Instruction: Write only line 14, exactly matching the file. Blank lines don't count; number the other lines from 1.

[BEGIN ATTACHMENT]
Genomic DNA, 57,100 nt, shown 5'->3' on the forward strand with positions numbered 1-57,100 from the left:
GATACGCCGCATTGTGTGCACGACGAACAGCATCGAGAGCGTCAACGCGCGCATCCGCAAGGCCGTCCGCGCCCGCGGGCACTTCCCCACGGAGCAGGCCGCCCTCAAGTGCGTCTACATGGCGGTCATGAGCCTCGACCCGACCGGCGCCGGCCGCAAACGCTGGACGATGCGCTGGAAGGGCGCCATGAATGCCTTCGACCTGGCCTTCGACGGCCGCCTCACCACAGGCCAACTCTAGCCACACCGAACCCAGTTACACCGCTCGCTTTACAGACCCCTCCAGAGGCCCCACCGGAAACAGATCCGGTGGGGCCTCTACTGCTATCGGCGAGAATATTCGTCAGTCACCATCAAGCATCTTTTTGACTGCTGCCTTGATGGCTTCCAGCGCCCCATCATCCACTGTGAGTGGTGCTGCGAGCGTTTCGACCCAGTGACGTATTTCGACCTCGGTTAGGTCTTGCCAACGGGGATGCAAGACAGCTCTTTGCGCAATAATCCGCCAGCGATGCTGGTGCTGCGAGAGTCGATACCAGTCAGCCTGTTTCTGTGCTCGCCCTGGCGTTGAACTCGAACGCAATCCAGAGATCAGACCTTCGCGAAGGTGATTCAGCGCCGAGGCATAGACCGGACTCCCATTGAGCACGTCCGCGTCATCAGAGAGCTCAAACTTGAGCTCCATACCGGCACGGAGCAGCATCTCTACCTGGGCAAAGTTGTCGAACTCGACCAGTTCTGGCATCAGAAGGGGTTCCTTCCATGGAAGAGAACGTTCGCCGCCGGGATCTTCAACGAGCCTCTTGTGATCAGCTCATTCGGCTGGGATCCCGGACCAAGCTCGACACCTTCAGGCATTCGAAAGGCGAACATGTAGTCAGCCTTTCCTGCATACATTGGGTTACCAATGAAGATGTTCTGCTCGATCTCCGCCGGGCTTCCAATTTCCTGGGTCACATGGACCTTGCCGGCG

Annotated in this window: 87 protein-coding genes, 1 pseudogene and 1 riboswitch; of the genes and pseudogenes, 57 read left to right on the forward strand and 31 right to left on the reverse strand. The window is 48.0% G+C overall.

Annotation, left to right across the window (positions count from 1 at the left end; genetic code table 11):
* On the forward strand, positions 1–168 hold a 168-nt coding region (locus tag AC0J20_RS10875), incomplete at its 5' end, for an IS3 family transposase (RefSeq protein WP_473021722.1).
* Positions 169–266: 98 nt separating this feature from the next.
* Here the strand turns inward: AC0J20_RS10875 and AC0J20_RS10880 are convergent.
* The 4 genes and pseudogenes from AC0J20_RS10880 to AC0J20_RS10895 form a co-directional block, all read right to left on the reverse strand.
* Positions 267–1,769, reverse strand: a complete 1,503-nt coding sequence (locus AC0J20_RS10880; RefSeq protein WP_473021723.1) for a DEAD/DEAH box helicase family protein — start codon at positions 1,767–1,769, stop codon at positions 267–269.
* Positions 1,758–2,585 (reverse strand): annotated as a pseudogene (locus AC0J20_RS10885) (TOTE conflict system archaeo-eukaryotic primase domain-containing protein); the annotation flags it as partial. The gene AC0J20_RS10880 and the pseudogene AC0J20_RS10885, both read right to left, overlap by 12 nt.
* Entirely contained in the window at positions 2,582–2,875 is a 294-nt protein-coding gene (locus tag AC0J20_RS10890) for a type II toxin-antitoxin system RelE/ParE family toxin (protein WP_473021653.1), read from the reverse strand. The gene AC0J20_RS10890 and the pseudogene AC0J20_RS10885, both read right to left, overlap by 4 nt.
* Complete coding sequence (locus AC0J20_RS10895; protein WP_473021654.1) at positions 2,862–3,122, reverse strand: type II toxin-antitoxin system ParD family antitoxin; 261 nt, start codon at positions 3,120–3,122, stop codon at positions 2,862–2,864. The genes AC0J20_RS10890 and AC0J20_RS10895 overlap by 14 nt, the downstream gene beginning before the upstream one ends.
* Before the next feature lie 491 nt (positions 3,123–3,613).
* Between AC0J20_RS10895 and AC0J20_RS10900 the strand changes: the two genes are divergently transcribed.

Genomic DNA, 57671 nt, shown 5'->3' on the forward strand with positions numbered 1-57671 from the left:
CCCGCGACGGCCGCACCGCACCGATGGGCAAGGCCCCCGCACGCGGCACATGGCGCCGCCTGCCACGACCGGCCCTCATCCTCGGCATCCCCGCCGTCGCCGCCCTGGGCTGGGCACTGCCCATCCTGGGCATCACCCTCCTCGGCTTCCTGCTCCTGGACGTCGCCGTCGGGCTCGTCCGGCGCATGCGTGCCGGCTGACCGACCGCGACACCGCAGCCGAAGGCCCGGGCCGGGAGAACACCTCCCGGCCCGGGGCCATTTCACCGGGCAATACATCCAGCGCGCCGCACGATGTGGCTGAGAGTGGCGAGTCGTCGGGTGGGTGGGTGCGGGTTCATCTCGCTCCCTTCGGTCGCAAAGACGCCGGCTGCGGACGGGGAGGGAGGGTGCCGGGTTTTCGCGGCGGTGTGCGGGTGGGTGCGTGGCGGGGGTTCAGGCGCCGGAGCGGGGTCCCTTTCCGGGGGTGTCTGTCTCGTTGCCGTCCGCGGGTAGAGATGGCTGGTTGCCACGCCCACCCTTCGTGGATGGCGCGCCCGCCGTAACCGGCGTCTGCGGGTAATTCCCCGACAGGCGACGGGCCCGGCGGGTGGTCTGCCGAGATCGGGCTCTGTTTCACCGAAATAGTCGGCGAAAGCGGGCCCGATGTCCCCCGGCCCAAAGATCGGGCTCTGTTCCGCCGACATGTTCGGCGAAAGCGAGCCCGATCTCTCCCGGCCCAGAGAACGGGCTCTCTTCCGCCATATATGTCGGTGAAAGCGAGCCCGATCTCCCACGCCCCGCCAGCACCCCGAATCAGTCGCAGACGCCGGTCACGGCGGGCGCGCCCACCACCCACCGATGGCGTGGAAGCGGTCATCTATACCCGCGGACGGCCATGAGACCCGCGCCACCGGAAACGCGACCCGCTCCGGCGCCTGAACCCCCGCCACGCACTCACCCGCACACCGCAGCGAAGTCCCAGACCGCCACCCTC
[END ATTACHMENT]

* Between AC0J20_RS10895 and AC0J20_RS10900 the strand changes: the two genes are divergently transcribed.